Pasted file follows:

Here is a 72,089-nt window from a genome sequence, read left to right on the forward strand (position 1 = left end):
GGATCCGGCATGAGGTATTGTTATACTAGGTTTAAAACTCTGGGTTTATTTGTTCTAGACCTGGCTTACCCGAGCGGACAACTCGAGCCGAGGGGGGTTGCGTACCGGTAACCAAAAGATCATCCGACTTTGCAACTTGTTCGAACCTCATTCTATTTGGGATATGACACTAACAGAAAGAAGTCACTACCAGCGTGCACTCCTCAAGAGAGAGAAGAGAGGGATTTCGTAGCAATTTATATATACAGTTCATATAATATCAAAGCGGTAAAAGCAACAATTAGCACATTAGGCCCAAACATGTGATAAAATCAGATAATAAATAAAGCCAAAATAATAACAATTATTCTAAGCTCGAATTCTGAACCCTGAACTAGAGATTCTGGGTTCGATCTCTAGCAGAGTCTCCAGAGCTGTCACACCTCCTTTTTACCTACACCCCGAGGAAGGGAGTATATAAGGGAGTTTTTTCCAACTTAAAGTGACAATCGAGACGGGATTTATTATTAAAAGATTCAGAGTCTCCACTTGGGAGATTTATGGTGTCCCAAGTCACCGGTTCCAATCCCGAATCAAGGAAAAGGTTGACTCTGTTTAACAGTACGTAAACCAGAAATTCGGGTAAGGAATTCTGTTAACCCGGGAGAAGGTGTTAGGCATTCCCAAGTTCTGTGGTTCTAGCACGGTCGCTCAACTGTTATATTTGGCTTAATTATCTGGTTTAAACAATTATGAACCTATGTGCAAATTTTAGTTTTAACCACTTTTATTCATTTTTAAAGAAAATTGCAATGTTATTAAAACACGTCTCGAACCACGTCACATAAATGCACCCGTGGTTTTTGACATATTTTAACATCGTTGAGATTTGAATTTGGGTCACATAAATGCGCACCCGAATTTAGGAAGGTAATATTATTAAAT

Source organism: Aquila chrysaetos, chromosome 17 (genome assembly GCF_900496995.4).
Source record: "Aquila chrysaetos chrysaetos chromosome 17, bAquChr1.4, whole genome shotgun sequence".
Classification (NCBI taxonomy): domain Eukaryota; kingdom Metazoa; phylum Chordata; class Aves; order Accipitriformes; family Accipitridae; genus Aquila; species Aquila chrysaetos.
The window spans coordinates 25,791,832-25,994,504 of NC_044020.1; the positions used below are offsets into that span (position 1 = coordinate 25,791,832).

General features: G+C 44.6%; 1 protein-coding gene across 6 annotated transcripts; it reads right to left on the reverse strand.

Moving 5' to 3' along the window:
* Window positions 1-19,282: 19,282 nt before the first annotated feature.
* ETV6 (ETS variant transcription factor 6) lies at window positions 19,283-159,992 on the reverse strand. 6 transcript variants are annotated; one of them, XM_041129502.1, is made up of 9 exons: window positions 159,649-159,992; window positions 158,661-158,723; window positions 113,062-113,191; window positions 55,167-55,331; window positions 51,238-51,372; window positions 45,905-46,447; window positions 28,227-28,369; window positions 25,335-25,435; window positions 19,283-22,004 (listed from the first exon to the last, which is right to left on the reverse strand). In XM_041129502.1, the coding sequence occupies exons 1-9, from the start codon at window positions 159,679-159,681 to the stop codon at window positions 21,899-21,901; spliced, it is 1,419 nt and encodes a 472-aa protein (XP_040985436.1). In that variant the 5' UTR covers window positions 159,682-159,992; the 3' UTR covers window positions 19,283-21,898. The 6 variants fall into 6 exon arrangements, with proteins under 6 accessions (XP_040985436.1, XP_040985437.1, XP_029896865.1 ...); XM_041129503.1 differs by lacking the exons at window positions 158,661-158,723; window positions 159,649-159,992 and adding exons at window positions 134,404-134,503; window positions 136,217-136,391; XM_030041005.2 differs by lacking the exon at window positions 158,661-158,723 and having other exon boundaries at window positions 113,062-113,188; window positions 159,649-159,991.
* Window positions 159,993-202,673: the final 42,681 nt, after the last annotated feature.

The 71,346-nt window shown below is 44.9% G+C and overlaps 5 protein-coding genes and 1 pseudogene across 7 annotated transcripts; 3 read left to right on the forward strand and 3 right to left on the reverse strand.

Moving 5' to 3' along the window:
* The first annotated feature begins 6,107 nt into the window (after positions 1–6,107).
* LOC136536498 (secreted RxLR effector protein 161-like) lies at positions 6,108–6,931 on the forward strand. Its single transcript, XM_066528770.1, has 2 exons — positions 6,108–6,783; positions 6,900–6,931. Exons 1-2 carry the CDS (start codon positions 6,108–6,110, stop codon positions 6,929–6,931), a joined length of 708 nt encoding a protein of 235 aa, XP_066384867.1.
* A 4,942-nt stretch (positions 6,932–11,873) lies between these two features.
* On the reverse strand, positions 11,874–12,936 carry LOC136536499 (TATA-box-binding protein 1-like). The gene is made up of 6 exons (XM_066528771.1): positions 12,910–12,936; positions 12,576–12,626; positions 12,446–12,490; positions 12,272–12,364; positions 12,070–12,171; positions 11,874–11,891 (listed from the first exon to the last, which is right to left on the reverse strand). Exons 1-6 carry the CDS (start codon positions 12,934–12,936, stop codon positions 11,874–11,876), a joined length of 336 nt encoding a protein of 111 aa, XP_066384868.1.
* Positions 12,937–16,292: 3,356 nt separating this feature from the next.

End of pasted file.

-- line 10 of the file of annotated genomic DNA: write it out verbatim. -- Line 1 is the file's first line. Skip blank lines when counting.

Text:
* ETV6 (ETS variant transcription factor 6) lies at window positions 19,283-159,992 on the reverse strand. 6 transcript variants are annotated; one of them, XM_041129502.1, is made up of 9 exons: window positions 159,649-159,992; window positions 158,661-158,723; window positions 113,062-113,191; window positions 55,167-55,331; window positions 51,238-51,372; window positions 45,905-46,447; window positions 28,227-28,369; window positions 25,335-25,435; window positions 19,283-22,004 (listed from the first exon to the last, which is right to left on the reverse strand). In XM_041129502.1, the coding sequence occupies exons 1-9, from the start codon at window positions 159,679-159,681 to the stop codon at window positions 21,899-21,901; spliced, it is 1,419 nt and encodes a 472-aa protein (XP_040985436.1). In that variant the 5' UTR covers window positions 159,682-159,992; the 3' UTR covers window positions 19,283-21,898. The 6 variants fall into 6 exon arrangements, with proteins under 6 accessions (XP_040985436.1, XP_040985437.1, XP_029896865.1 ...); XM_041129503.1 differs by lacking the exons at window positions 158,661-158,723; window positions 159,649-159,992 and adding exons at window positions 134,404-134,503; window positions 136,217-136,391; XM_030041005.2 differs by lacking the exon at window positions 158,661-158,723 and having other exon boundaries at window positions 113,062-113,188; window positions 159,649-159,991.